-By Mark Faulk
Last month, I gave what was, hopefully at least, an understandable overview of a decades-long Wall Street scam called naked short selling, which made headlines in the aftermath of the 2008 economic collapse as major Wall Street firms claimed to be harmed (some driven into bankruptcy) by unscrupulous traders flooding the market with electronic counterfeit shares of bank stocks, artificially driving down the share prices.
Then, in early 2021, naked short selling made national headlines again when a group of retail investors on Reddit teamed up to create a buying frenzy in the stock of GameStop (NYSE: GME), which had somehow had 140% of its stock shorted, meaning short sellers had “borrowed” and sold 40% more GameStop stock than even existed.
So the question becomes: if this has been documented as going on for well over two decades, costing retail investors hundreds of billions or even trillions of dollars, why hasn’t the SEC or Congress stepped in to put a halt to it?
The reality is that those same Wall Street firms who were crying victim were themselves the primary predators who destroyed as many as a thousand companies and wiped out the savings of a generation utilizing the same illegal practice in the decade leading up to the 2008 meltdown. Once the banks and brokers were rescued by the SEC’s uncharacteristic swift action to protect them against unscrupulous trading, and then bailed out by taxpayers, they then wielded their enormous power to once again kill any meaningful reform and enforcement of naked short selling. In other words, they went from predator to victim, and then, saved from their own nefarious schemes by regulators and taxpayers, back to predator again.
In 2005, the late John Harmer, former Lieutenant Governor and California Attorney General under Ronald Reagan, worked with then U.S. Senator Bob Bennett and others to try to rein in naked short selling but hit a stone wall erected by Wall Street and their broker owned trading entity the Depository Trust Clearing Corporation. He described his conversations with then SEC Chairman William Donaldson in the 2012 documentary The Wall Street Conspiracy, “He was contemptuous, ‘you people shouldn’t meddle in this, you don’t really know what you’re getting into, leave it to us,’…the members of the Black Priesthood if you will…’to take care of it.’”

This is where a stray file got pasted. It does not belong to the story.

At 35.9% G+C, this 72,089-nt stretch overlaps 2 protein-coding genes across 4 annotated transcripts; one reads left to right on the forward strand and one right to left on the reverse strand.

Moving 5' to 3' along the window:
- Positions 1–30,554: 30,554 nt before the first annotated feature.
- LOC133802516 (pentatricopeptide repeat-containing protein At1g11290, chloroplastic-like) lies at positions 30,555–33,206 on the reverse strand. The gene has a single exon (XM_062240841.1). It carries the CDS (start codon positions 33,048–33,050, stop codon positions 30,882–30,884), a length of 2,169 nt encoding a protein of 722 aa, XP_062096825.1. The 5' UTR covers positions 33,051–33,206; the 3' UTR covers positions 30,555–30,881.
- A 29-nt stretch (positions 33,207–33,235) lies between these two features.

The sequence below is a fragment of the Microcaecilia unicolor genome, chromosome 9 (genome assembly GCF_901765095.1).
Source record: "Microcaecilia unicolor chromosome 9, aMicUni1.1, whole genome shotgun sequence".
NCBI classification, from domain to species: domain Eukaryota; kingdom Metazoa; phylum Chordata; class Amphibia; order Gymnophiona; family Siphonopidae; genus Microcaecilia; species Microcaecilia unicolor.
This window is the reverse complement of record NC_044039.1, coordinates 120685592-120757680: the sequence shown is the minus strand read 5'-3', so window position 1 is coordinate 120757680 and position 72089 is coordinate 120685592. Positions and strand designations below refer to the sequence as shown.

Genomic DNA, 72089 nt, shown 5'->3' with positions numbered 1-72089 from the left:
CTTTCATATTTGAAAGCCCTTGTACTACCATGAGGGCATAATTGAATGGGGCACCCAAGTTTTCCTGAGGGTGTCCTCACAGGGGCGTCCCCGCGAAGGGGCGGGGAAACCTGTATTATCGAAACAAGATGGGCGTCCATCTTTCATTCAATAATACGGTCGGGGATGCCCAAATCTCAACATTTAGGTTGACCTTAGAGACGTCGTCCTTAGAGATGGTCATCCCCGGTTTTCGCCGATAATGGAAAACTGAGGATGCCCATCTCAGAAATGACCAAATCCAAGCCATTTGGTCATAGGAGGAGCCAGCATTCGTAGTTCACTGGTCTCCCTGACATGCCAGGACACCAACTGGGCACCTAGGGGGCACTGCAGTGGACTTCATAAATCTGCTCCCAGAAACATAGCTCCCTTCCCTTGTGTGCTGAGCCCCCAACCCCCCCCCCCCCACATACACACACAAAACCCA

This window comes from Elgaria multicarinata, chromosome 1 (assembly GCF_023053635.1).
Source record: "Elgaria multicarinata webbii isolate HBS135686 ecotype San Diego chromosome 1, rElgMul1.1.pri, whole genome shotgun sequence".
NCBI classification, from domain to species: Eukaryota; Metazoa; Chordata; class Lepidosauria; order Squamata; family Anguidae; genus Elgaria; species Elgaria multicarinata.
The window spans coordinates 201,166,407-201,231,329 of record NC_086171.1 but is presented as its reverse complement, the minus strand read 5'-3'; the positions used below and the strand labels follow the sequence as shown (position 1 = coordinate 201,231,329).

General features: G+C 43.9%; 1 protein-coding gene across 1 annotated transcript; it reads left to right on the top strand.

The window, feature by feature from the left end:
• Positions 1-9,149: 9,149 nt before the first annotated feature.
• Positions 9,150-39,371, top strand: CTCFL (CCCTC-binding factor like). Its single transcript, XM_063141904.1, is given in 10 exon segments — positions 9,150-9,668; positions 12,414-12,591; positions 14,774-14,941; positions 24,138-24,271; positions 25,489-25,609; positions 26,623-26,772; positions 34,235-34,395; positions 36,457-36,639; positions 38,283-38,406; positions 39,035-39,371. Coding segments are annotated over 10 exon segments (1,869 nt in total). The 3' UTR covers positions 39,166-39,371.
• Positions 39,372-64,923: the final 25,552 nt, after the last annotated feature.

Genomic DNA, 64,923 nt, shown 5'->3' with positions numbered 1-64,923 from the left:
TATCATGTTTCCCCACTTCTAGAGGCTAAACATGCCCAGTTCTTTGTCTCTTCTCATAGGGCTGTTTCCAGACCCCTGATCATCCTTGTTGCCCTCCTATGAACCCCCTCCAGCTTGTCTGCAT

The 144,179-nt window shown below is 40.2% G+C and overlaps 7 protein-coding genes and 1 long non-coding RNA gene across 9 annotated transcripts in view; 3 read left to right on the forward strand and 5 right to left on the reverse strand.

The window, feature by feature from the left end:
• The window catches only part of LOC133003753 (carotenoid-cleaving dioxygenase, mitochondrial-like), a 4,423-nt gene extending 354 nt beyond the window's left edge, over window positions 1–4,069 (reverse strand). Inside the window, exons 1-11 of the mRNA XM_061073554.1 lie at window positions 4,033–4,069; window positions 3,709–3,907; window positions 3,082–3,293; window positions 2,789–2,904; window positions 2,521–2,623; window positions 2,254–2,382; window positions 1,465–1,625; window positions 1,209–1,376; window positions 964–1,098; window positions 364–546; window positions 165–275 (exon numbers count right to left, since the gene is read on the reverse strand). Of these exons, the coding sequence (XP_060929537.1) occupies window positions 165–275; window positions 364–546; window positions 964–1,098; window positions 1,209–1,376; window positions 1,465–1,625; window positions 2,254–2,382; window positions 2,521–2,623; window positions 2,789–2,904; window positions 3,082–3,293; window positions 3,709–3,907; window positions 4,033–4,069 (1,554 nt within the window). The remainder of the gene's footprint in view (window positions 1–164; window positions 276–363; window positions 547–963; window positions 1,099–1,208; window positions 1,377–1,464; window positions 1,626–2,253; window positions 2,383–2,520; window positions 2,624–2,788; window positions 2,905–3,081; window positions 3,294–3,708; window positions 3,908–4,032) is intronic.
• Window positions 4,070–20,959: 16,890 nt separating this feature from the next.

So here we are, over two decades after grassroots efforts to clean up Wall Street were stymied by the most powerful people in the world, and still naked short selling in all its incarnations and mutations is systemically robbing millions of Americans of their retirement funds and life savings.
Attorney Wes Christian, who has spent the past two decades representing companies harmed or even destroyed by naked short selling, said “Wall Street used to make money by taking companies public and doing things to build the companies up. They had a great moral purpose and a great human purpose, and a role in society that helped people who are inventors or who wanted to help grow technology,”
But the last two to three decades has changed that. According to Christian, “Where we are today is Wall Street is still rigging the market. They don’t really care what happens or what the residual effect is to their actions, they just want to make the money. Wall Street has changed its mantra, it’s changed its goal in life. Its goal in life currently is to take risk-less bets and do it with other people’s money, whether it’s their own clients or whether it’s the pension funds of America.
Under the new Chairman Gary Gensler, the SEC has shown signs of taking a more aggressive stance against Wall Street fraud, so there is some hope for the future. But in the meantime, what can the average investor do to protect themselves from predatory naked short selling?
“The first thing is, take your shares out of a margin account,” advises Wes Christian. “Don’t let them borrow against your shares, because that’s what gives them the legal right to loan your shares to short sellers. Secondly, keep your shares in a cash account where they can’t legally take your shares and use them against you to drive down the value of your portfolio.”
In the same way that GameStop investors teamed up to fight back against predatory hedge funds, investors have to join together to collectively protect their investments against rampant market fraud.
The sequel to The Wall Street Conspiracy, entitled The Wall Street Conspiracy ll: Down the Rabbit Hole, produced by Kristina Leigh Copeland, Joanie Klar, and Mark Faulk, is currently in pre-production.
(contribute at www.wallstreetconspiracyrabbithole.com)
Mark Faulk is a longtime social justice activist, author, and filmmaker. He was the writer and field director for The Wall Street Conspiracy and is the author of The Naked Truth: Investing in the Stock Play of a Lifetime. He is currently at work on the docuseries Voices in a Jailhouse, due to be completed by spring 2023.